GARDENING: Brian Kidd on how to keep your pond fresh in a heatwave

Love island - a heron attracted to a potential, but plastic, mate.
Love island - a heron attracted to a potential, but plastic, mate.
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We have been plagued with duckweed on the pond’s surface again this year. This tiny green floating plant is a real nuisance and if not treated completely covers the surface so it’s impossible to see the fish.

In the winter we managed to clear the entire surface by lifting out sheets of ice, a cold job but the duckweed was encased in the ice so it was removed and plonked straight in the compost bin – great.

But if just one little piece is left behind the weed breeds like mad and in spring we were back where we started.

Off to the garden centre to see if there was a product to do the job. There was. We followed the instructions ensuring none landed on other plants’ leaves, so we carried out the treatment before water lily leaves appeared, and waited with bated breath. It didn’t work. Back to the drawing board.

We now have a team effort combating this problem. David, our grandson, uses the hose and squirts water over the pond’s surface while I stand on the opposite side using a fine fishing net to scoop up the duckweed. Previously I have just used the net to scoop up the weed but using the hose means we remove far more duckweed in a shorter period of time. Why didn’t we do this before?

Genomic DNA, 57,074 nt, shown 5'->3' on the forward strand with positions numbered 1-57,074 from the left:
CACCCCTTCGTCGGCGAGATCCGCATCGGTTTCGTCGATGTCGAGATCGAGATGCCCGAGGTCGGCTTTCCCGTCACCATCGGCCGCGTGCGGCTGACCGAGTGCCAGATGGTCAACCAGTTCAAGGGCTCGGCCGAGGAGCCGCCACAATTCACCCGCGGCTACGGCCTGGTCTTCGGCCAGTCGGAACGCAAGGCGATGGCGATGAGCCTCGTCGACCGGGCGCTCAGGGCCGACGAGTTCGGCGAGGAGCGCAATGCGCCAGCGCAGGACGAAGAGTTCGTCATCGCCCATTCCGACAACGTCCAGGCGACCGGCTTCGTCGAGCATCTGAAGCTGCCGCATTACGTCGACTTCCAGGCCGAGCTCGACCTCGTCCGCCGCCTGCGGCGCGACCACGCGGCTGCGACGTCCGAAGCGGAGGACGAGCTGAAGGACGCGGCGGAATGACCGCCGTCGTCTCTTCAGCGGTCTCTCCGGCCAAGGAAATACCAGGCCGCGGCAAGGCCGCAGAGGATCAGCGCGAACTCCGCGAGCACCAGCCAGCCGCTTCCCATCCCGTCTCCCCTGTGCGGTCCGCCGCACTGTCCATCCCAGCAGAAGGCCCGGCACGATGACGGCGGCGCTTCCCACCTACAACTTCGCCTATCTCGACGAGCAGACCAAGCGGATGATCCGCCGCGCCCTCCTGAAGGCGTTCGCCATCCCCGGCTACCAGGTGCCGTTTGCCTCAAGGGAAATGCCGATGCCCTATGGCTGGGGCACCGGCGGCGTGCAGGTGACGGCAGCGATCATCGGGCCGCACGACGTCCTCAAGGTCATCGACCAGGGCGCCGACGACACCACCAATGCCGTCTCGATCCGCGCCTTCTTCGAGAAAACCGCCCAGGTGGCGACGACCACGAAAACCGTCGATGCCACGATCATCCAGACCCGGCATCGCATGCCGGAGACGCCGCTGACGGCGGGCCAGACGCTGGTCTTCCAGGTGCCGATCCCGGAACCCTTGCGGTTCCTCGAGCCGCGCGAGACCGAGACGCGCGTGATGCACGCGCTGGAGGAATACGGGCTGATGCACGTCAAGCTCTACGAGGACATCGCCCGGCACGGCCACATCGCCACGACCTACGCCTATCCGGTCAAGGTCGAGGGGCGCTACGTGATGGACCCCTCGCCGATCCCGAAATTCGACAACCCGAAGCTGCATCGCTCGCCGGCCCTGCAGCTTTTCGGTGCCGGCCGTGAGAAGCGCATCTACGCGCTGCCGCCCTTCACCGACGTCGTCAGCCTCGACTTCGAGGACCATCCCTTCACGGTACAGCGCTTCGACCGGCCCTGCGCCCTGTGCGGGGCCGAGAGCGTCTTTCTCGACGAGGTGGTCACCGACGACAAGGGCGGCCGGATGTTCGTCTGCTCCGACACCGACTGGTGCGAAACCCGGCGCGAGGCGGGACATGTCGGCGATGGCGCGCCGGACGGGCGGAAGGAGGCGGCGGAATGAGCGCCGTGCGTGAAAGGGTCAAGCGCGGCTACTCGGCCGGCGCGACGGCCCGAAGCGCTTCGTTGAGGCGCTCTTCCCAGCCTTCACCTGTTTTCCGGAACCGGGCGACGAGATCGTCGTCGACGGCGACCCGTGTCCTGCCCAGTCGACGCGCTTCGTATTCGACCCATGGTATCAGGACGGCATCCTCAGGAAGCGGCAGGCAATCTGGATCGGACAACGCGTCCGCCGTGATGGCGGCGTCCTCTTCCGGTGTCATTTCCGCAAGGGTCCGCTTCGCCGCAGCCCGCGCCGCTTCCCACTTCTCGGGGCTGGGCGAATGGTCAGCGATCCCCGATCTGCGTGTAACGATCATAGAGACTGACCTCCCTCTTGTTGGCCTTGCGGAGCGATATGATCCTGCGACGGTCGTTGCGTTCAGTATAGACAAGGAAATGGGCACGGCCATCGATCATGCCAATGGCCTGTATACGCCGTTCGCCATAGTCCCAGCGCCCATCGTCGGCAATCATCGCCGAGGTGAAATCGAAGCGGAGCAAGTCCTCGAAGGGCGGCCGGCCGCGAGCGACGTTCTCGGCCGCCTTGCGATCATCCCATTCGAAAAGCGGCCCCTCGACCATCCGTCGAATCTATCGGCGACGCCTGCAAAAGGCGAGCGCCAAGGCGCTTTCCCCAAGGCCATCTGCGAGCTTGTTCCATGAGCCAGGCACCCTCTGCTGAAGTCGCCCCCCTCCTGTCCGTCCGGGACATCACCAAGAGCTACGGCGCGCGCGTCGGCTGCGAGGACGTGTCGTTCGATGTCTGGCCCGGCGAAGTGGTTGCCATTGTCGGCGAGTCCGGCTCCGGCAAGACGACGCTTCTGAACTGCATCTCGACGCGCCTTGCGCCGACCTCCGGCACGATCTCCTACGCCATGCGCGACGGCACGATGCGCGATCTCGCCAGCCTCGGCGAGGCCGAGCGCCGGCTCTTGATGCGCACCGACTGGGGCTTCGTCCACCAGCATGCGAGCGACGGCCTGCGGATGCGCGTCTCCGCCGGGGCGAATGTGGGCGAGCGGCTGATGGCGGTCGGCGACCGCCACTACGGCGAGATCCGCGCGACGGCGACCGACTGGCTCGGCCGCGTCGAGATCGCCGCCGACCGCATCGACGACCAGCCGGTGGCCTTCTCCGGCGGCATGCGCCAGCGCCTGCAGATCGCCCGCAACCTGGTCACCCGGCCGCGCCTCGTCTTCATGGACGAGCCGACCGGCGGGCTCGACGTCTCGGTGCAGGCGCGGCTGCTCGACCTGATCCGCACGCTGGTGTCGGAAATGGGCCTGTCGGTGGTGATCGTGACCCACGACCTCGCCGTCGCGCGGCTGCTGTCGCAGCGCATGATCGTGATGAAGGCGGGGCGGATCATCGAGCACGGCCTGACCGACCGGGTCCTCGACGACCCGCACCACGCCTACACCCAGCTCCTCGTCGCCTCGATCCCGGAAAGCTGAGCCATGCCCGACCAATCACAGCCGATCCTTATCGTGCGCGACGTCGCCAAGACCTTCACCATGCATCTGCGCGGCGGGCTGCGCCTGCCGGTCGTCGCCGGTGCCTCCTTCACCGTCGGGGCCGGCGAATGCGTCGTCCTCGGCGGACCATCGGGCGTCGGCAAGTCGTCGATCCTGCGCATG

We had another problem aggravated by the hot spell in late June – blanket weed. This grew so rapidly I was worried the pond water would overheat or the water would lack oxygen so decided to use the barley straw method of controlling it. First of all the worst of the weed was removed, about half a barrowload – it is a large pond. This was done using a rake and a lot of oxygenating plants were removed at the same time. But we could see the fish again.

Instead of using barley straw floating mats, we used a product – Pond Clear – which contains bacteria found in barely straw. It’s expensive so we bought the largest size as it may need another treatment. It worked. A lot of the weed turned yellow and floated on top of the water and was again removed with a rake. That which clung to the pond’s sides simply turned black and disappeared.

We’ve had regular visits from a heron which has the cheek to sit on top of the hedge overlooking the pond, eyeing up the fish. It swoops down and gobbles them up. We were angered by this and decided to buy a plastic heron to keep real ones away. Ours didn’t. The heron came down and tried to mate with the plastic one!

So we bought an electric fence to go around the pond’s edge, turned it on and watched. The heron arrived, walked up to the pond, got a shock and flew off. A few days later it returned and instead of walking across the grass to get a shock, he landed on a large area of water lilies to grab the fish.

The pond is now covered with wooden frames and wire mesh. It spoils the look but at least the heron can’t go fishing. But when we want to skim off the duck weed, all the frames have to be removed from the pond. Another job we could do without.

THIS WEEK’S TOP TIP

Plant nerine, amaryllis and colchicum bulbs. Choose a spot where they can bask in the sun and they’ll give much autumnal pleasure. They may not be at garden centres yet, but  I mention it now as they’re snapped up quickly.